hei hei

Bike Racing In The Land Of Maple Syrup

With CX season coming into view on the horizon Kerry thought it would be good prep to fit one last MTB race in before it’s all curly bars and skinnier tires. So he headed north, with his wife of course, and didn’t stop until he hit Vermont, home of the legendary North East Kingdom Trails and The VT3 Bike Race.

“After spending some time in BC and Washington state this summer I had encountered quite a bit of the lush green, coveted single track, big rock rolls, and dense forest the PNW was known for. It was cool to see that those kinds of trails exist on the east coast. The VT3 Bike Race claims to be “modeled after races like BC Bike Race”, which I found to be true. The race took us to a few different areas, which offered unique but awesome trails. From maple tapped forests to an enduro-specific mountain and finally fast, flowy berm-riddled woods. ”

 

Arriving in VT on Thursday he quickly settled in with the guys at Bicycle Express, a Kona dealer in Waterbury, VT. They took him out on the backyard trails for an evening spin to give Kerry a little taste of what was to come. Thus, the fire was lit.

The racing structure was this: Friday night TT, Saturday 24 mile xc race, Sunday 20 mile XC race. Kerry wasted no time in setting the pace high. He came out on top Friday night but only by a second with a local ripper, Cooper Willsey, hot on his tail.

Saturday’s course had a good bit of climbing and to give himself some breathing room going into Sunday Kerry tried to push the pace and create some separation on the hills but could only muster 22 seconds more on Coop.

Sunday, being flat and fast came down to a sprint finish. Cooper had pushed hard all race trying to lose Kerry on the tight, fast sweeping, single track, putting Kerry on the limit more than once. However, it wasn’t quite enough and the finish was decided by less than 1 bike length.

You can catch his vlog below to see what happened off the bike. He and his fellow racers spent their downtime hanging at the well known Craftsbury Outdoor Center, an Olympic ski and rowing development center.

From here out it is all about CX as the first race of the season kicks off the first weekend of September and Kerry has high hopes and big goals for the months to come.

Werner Hits US Mountain Bike Nationals

Three days after BC Bike Race ended Kerry took a “red eye” home to the east coast. He spent Tuesday being a zombie. On Wednesday he drove 5hrs to Snowshoe, WV for the 2018 USA Cycling Mountain Bike Nationals.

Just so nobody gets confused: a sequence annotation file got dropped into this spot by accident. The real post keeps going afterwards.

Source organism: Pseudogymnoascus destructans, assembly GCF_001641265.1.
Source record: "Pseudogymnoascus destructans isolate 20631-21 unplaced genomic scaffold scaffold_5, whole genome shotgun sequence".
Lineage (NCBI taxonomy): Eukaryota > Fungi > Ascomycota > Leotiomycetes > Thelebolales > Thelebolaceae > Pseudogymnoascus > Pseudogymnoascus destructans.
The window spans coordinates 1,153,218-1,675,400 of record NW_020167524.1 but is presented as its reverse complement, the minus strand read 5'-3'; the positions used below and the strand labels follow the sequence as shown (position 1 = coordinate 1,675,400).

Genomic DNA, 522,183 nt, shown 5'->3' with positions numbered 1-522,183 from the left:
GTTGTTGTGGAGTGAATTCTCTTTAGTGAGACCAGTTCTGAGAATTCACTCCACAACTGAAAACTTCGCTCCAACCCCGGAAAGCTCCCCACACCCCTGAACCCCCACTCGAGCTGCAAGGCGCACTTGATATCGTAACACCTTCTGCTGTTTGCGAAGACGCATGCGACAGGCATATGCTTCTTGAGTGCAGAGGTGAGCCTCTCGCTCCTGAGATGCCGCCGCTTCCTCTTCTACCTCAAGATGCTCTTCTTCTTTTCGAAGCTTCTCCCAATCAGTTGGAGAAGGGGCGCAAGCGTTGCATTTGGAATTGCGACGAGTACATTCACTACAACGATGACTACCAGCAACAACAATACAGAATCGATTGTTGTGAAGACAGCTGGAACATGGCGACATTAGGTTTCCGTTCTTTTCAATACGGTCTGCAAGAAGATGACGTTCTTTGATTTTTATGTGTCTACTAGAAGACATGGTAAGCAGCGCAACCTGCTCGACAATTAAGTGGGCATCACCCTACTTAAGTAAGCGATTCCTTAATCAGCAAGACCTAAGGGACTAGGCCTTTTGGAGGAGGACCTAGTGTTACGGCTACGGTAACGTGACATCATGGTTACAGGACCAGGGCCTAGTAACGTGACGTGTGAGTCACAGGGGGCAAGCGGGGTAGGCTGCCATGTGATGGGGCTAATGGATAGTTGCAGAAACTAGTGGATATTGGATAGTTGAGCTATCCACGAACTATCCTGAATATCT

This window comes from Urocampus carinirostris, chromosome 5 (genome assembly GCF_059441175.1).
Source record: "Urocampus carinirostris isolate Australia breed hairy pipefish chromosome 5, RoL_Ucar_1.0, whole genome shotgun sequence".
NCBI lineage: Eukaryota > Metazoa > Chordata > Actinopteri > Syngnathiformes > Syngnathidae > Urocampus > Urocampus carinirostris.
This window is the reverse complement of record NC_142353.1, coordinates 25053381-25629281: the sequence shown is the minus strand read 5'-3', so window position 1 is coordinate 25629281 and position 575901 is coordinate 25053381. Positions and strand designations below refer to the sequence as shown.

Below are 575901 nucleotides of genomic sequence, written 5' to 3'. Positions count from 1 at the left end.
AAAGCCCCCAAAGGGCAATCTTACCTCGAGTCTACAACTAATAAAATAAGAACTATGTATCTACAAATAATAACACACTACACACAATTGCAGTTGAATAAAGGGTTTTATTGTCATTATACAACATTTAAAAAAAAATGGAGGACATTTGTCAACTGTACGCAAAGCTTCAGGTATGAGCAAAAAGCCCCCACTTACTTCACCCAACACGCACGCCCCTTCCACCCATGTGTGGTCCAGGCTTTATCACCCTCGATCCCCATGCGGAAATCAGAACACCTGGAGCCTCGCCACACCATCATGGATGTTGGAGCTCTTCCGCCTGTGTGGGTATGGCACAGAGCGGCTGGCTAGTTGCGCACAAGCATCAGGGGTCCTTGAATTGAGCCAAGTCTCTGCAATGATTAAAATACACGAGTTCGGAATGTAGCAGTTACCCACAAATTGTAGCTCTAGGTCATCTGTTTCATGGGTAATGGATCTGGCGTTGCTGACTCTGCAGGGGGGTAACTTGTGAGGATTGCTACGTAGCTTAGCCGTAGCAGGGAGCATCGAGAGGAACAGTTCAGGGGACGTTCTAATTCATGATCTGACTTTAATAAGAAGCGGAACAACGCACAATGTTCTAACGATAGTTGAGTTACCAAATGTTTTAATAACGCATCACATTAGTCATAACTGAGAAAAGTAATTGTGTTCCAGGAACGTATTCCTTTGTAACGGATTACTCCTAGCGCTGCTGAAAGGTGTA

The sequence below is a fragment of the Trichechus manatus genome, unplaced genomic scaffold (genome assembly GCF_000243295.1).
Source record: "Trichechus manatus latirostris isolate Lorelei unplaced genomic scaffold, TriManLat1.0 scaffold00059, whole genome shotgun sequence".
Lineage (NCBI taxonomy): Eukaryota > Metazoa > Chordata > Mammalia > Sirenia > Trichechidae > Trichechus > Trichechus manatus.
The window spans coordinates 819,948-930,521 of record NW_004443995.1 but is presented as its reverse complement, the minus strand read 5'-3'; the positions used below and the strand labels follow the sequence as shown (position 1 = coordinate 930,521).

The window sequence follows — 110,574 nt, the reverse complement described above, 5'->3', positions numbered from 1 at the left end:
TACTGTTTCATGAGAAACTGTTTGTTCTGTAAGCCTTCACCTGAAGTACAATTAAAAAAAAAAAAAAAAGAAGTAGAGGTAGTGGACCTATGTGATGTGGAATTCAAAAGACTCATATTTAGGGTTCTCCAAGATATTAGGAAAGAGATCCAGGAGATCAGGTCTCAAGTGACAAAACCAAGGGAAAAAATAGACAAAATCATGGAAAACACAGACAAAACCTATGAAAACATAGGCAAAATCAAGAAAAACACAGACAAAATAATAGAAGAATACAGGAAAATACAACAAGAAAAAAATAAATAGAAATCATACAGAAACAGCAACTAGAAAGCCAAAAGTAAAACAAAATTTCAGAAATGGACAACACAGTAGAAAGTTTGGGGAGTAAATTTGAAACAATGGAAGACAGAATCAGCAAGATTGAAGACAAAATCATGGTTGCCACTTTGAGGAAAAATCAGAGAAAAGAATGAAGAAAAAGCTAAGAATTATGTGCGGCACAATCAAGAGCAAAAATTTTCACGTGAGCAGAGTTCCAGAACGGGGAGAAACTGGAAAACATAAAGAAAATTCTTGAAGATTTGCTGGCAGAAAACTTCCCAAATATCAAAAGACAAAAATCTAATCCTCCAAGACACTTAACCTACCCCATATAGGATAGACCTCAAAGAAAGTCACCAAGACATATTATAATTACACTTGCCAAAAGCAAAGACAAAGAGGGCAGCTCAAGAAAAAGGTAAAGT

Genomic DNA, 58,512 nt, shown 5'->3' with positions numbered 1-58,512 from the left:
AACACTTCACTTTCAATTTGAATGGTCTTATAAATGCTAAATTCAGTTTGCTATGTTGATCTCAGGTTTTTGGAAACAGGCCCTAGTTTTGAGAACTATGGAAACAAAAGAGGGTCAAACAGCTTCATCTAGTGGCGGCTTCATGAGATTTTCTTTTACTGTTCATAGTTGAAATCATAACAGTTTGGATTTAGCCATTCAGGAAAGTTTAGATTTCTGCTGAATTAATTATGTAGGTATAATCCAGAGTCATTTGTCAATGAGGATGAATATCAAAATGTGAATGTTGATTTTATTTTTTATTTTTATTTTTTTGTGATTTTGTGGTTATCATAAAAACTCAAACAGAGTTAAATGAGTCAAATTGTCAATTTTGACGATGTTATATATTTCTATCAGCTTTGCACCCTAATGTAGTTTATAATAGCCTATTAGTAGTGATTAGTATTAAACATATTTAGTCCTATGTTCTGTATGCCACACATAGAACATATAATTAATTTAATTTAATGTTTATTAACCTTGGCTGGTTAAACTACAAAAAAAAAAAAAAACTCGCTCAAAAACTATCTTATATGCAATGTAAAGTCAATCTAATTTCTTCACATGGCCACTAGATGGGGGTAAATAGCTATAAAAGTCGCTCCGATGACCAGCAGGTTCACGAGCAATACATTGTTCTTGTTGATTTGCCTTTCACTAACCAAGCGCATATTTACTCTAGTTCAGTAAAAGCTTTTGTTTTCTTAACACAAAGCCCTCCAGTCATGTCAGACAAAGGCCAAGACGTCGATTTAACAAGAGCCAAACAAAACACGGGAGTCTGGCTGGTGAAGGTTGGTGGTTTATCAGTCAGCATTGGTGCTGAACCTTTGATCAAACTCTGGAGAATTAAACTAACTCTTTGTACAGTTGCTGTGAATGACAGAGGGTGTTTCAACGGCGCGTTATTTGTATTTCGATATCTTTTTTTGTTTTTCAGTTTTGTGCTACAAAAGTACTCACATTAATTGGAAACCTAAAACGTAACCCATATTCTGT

He spent the week watching sunsets from high up on Snowshoe Mountain, scoping out the course, and trying to catch up on sleep.

 

You can watch how it all played out on Kerry’s Vlog!

Next up for Kery is a cyclocross camp. He will be hosting a skills camp in the mountains of western NC to help those who are aware that #crossiscoming and want to get a jump on sharpening the axes!

Kerry Werner finishes his first BC Bike Race on the Podium

The boys headed to the mainland to start stage six. Kerry’s second place was now third place in the overall (he suffered a 45second time penalty for cutting a small section of course on stage 4) but Cory was still holding down 4th place, solidly.

The North Shore holds some historic MTB trails, which were influential in starting a new school movement that was focused on technical, purpose-built, riding. A few of those trails were included in the stage six itinerary. The riders navigated 19km, which pitched straight up then straight down. 19km doesn’t seem like a lot but when you get into the nitty-gritty of the stage the riders were tasked with going aerobic then white knuckled down Dales Trail, an iconic trail that put the north shore on the map for fun, but technical, riding.

Kerry’s plan was to come into the stage firing and try to put a bit of time into his French opponent. He was hoping the last two days took a toll on Francois and he would suffer on the climb to the top. However, Francois showed that he had cut his teeth racing World Cup XC in his earlier years and proved some of that fitness was still there.

Over the top of old Buck, Kerry was just 15 seconds behind but not having ever seen the Pingu or Dales descent before was a major disadvantage. He was lucky enough to follow Squamish local Quinn Moberg down these trails but come the finish line Kerry had lost another two minutes to Francois and set himself up for a big final day in Squamish.

Cory rode solidly and maintained his fourth place in the overall. After his big crash on stage four, Cory was nursing some back issues and it was taking its toll towards the end of a heavy week.

The boys nursed their wounds and recovered at Dik Cox’s house, a North Vancouver resident and in-house sales manager at Kona HQ. They were treated to two nights in a row of BBQ and corn hole, which no doubt aided in the recovery process and keep the spirits high!

A quick commute from the North Shore to Squamish for the final day’s start and the riders kicked off at 9am. The 52km loop was no walk in the park for the final day of this 7-day slugfest. Up 50 shades to Leave of Absence, over to Half Nelson, Pseudo Suga, Powerhouse Plunge, Hoods in the Woods, and finishing on Crumpet (or Crampet) Hill. It hurts just thinking about it.

Kerry was all in for the final day, with a big lead over fourth place he had nothing to lose and stuck it to the rest of the riders early and set a quick pace on 50 Shades where the first selection was likely to happen.